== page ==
...and the easy thing as if it were hard. I belive Musashi said that first, in his classic Book of Five Rings. The advice came to mind as I put my helmet on and set to work on my query.
At some point in my years in the desert, querying became the part of writing that I dreaded most. For a midlist writer, I believed, the hurdles were simply too high. What name was I to use? How did I explain my 'down time'? How did I handle the career change to mystery?
By luck, I thought to take the time to flip through some of my past queries. Oh, I had my share of rejections. But I'd forgotten how often I'd gotten requests for the opening pages of past books. And some of these requests had come from established agencies. I still had a letter from Amtrak, awarding me an all-expenses paid cross-country train trip to research my third novel. But the industry has changed as much as I have as a person and a writer. What I needed to do was adapt my query style to the new work I bring to the table and the new publishing scene. So...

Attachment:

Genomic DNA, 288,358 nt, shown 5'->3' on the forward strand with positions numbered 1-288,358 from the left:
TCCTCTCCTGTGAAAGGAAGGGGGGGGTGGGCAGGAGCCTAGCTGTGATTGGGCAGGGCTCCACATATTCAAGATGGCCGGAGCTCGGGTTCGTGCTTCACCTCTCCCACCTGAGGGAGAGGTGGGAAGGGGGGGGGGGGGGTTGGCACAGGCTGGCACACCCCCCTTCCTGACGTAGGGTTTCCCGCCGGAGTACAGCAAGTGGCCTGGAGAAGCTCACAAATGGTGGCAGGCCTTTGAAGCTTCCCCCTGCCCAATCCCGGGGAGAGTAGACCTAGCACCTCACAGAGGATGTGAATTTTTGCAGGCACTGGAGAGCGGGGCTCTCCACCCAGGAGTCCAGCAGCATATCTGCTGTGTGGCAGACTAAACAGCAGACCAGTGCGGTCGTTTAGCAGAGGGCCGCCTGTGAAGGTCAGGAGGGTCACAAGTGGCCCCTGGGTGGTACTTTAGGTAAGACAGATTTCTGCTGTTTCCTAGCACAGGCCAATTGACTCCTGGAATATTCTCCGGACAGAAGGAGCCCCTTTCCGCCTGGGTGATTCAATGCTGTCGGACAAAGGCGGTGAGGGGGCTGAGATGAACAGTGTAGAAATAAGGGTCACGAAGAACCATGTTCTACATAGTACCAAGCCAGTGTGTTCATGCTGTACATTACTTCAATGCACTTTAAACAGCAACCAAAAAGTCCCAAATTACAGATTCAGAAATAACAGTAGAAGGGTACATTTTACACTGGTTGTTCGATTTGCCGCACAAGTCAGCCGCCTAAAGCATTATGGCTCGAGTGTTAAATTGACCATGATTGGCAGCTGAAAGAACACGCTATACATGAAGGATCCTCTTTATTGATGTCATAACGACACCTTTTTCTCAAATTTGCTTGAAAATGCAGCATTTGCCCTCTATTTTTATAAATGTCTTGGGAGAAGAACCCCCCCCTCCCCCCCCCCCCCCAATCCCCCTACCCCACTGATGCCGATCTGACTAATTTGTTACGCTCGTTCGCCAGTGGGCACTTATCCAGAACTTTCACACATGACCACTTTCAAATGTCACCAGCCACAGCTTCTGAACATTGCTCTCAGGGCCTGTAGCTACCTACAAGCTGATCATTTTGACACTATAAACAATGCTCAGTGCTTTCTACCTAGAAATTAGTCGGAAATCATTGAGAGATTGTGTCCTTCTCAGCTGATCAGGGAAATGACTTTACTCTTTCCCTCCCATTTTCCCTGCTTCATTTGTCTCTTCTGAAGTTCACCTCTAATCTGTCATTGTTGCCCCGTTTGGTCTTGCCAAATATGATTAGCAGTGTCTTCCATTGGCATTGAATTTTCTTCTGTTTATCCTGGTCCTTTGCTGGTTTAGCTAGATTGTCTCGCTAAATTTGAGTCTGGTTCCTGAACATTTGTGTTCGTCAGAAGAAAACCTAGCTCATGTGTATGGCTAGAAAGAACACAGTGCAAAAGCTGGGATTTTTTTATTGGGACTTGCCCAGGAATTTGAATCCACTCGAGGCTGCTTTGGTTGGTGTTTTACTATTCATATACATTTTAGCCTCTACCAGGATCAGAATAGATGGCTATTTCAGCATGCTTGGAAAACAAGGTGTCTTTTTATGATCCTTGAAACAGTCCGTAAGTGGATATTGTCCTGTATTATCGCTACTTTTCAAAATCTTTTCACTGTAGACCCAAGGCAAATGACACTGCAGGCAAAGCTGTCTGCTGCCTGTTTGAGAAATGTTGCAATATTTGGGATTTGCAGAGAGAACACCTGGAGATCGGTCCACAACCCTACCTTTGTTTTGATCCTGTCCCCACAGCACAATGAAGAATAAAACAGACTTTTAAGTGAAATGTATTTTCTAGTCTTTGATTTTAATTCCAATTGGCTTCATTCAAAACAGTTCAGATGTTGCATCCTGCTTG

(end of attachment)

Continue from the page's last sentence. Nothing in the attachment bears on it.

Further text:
Do the hard thing as if it were easy. I didn't spend months or a year on the query, though I had thought about it for months. I wrote the query in a morning without a thought in my head about seducing or psyching out agents. I began with a hook far different from any other I've used: positioning my novel by referencing the juggernaut/rival that arrives in January--and telling why, imo, that project is miles off course. A brief summary of my plotline and thumbnail skectch of my lead character. Why the book is my great passion and how I came to write it. How I learned of the agent and why I am approaching him/her. All this in well under a page. Plus: the opening 5-plus pages imbedded in the e-mail, as requested.
Plan: to approach agents open to e-mail queries first. And to send these in limited batches instead of a massive blitz, since I need to stay open to feedback.
Will keep you all posted. Happy holidays!